Jack Brown: London universities are frontrunners when it comes to social mobility. Why?
Engagement, diversity, closeness and connectivity play a role
The Sutton Trust released a report yesterday highlighting the significant role higher education can play in facilitating social mobility: it finds that young people from low-income backgrounds are four times more likely to make good money if they have one. Unsurprisingly, these effects vary depending on the university you attend. However, almost all of the top performing have one thing in common – they are located in or very close to London.
The Trust assessed UK universities by assessing their impact on social mobility on a cohort who attended university in the mid-2000s, with “social mobility” being defined in this case as improving income levels. The report examines both “access” (how many disadvantaged students make it to a university) and “success” rates (how many of these students significantly improve their income). The Queen Mary University of London (QMUL) in the East End, which I attended and for which I have great affection, has emerged as the front runner nationwide. But the top ten – actually the top 20 – are dominated by London institutions.
Most of these are defined as “less selective” universities, with Russell Group members tending to do less well. QMUL is a notable exception. But the London effect is clear and noticeable. Universities across the country, including my own employer – King’s College London, you ask, number 17 nationwide – have put a lot of effort and money into improving their “participation” efforts.
The Sutton Trust recognizes that “social mobility in English universities seems to be gradually moving in the right direction, largely due to the work of universities, charities and others to improve access over the past few years”. Yet while much of this work is commendable, it is difficult to argue that London universities are simply better at, or more trying, than their countrywide equivalents. Why is there such a strong location-based element anyway?
Part of London’s relative success in this area can be explained by the fact that many students who graduate in London end up working in the capital, where the higher cost of living (at least in part) goes hand in hand with higher wages. The Sutton Trust checked its “success data” and found that this could be a distorting factor. They found that this bridged the gap between London and the rest of the world a bit, but it still persists. Fascinatingly, the average “admission rate” to London universities was nearly 12 percent – nearly five percent more than any other region. London’s universities are simply accepting more students from disadvantaged backgrounds.
Another factor likely also plays a role, which the report mentions but does not explore in detail. The multiculturalism of London means that ethnic groups with a tendency towards higher educational qualifications, even among those from economically disadvantaged backgrounds, make up a larger proportion of students. The same applies to London’s relatively high-performing schools. So London’s diversity certainly plays a role – as does the fact that there is so much deprivation in general.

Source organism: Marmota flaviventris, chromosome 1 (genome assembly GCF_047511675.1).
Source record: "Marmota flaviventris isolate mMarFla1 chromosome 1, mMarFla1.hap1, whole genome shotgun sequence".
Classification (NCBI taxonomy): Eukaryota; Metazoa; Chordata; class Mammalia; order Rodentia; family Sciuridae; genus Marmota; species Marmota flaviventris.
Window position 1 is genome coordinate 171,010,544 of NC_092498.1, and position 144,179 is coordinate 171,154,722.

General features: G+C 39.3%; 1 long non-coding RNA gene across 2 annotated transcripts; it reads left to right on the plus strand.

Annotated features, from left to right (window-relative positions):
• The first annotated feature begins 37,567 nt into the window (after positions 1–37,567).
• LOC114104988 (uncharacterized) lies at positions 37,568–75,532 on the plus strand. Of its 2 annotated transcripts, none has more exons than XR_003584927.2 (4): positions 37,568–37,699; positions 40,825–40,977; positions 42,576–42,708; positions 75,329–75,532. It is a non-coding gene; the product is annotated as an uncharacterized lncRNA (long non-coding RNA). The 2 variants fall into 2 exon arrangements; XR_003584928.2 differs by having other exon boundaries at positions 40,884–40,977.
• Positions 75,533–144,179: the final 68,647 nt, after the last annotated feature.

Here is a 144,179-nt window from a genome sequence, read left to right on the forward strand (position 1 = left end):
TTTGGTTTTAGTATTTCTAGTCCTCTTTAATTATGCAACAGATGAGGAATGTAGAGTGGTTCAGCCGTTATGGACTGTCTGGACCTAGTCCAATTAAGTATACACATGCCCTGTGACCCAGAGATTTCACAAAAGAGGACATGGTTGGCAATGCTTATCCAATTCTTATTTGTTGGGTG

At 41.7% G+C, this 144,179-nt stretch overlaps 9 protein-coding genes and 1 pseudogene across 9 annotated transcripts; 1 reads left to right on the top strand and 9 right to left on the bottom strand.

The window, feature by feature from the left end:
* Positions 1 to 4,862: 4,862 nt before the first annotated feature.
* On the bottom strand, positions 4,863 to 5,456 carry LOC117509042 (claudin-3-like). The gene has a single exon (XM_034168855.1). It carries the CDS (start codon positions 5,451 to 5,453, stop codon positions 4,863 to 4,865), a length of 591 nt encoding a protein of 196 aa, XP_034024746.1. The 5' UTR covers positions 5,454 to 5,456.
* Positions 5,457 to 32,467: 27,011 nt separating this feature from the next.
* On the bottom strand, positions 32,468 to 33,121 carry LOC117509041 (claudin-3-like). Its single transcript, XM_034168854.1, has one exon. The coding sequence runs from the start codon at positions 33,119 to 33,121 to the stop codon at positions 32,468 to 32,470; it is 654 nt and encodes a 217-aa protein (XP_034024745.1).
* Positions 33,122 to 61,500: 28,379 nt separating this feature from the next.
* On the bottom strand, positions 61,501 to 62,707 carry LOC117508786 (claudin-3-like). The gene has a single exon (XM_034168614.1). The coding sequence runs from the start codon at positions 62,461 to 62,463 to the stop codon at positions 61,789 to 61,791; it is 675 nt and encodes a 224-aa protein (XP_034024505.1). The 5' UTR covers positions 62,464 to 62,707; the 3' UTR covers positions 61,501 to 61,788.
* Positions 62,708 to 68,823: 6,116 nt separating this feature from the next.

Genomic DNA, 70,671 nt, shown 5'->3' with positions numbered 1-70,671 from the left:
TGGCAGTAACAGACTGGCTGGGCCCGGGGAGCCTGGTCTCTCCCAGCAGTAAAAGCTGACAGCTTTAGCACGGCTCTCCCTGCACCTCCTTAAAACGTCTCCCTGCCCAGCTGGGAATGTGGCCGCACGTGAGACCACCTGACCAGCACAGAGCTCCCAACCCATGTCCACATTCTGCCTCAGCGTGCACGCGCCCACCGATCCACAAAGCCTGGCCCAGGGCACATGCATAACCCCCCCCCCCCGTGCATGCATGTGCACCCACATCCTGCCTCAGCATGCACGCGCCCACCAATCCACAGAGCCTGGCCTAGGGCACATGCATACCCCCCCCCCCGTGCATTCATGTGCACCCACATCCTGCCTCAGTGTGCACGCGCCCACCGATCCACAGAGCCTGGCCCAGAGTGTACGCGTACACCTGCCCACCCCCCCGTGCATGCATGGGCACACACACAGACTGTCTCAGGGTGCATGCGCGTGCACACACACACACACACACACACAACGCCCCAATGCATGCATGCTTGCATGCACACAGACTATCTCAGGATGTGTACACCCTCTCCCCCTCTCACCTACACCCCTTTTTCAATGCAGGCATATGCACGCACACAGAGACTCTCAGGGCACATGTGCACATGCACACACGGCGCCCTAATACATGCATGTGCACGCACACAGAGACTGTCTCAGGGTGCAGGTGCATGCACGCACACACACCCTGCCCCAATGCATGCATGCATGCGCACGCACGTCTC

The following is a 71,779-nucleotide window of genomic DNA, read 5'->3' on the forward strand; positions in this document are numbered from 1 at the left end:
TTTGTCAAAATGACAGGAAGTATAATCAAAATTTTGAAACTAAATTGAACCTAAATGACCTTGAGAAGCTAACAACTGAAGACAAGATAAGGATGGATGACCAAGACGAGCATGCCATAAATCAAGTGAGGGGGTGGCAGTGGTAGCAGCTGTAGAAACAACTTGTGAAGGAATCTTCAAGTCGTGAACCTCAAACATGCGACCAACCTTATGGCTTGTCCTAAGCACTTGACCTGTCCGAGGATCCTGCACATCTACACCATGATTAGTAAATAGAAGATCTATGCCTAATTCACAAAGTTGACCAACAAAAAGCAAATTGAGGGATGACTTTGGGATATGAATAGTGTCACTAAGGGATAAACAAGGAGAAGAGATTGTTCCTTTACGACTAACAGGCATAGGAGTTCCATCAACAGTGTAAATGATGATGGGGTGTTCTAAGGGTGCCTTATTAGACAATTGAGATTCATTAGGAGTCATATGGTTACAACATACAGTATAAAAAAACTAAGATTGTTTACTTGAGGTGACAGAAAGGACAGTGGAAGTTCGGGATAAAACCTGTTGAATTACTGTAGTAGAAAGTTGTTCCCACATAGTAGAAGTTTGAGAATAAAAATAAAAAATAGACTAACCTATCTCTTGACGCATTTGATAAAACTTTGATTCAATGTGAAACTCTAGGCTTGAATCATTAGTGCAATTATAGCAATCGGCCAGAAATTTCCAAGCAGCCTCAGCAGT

But there is certainly more to it than that. This is where the “leveling” and perhaps its greatest challenge crashes into the room. It is true that London has higher poverty rates than any other region in the UK and the high cost of housing in London makes it worse. But it is undeniable that physical access to art and culture, education and opportunity (in the broadest sense) is strong in the capital. While many of London’s most deprived communities have cultural, social and economic barriers to capitalizing on the vast opportunities the capital can offer, physical proximity and public transport are not one of them.
When I was studying at Queen Mary in the late 2000s, I found that living at home and commuting from northeast London wasn’t uncommon. There were a number of reasons for this, but while QMUL is a campus university with students from all over the country and around the world, many came from the East End, Essex and all over London. The university’s hard work certainly helped, but it was possible because of the geography and connectivity.
And it starts earlier. Although many Zone 1 school children have never been on the subway or visited the capital’s great free museums and galleries, the chance is there. London schools can take their students to the Royal Opera House or Shakespeare’s Globe with relatively little time and money. Institutions and individuals from the world’s largest corporations and banks, national politics, arts and culture are accessible to charities and educational institutions. London universities can send staff to London schools to run programs that help explain and normalize the university with relative ease.
This variety of “out of school” opportunities has been cited elsewhere in other Sutton Trust studies as the reason for the capital’s relative educational success. London is a harsh, unforgiving place for many – but a place of opportunity for some. There are a million barriers in the capital, but if you stand by them you can often see them.
These kinds of opportunities only pile up in big cities, where people are huddled together to exchange ideas, opportunities and knowledge in large numbers. While focus groups keep suggesting that for many voters “moving up” just means improving the local high street, better connections to London and other major cities wouldn’t be a bad thing for those who want their children to end up making more money, than they did.
Jack Brown is a lecturer in London Studies at King’s College and author of The London Problem. Follow Jack on Twitter. Photo: Queen Mary University of London.
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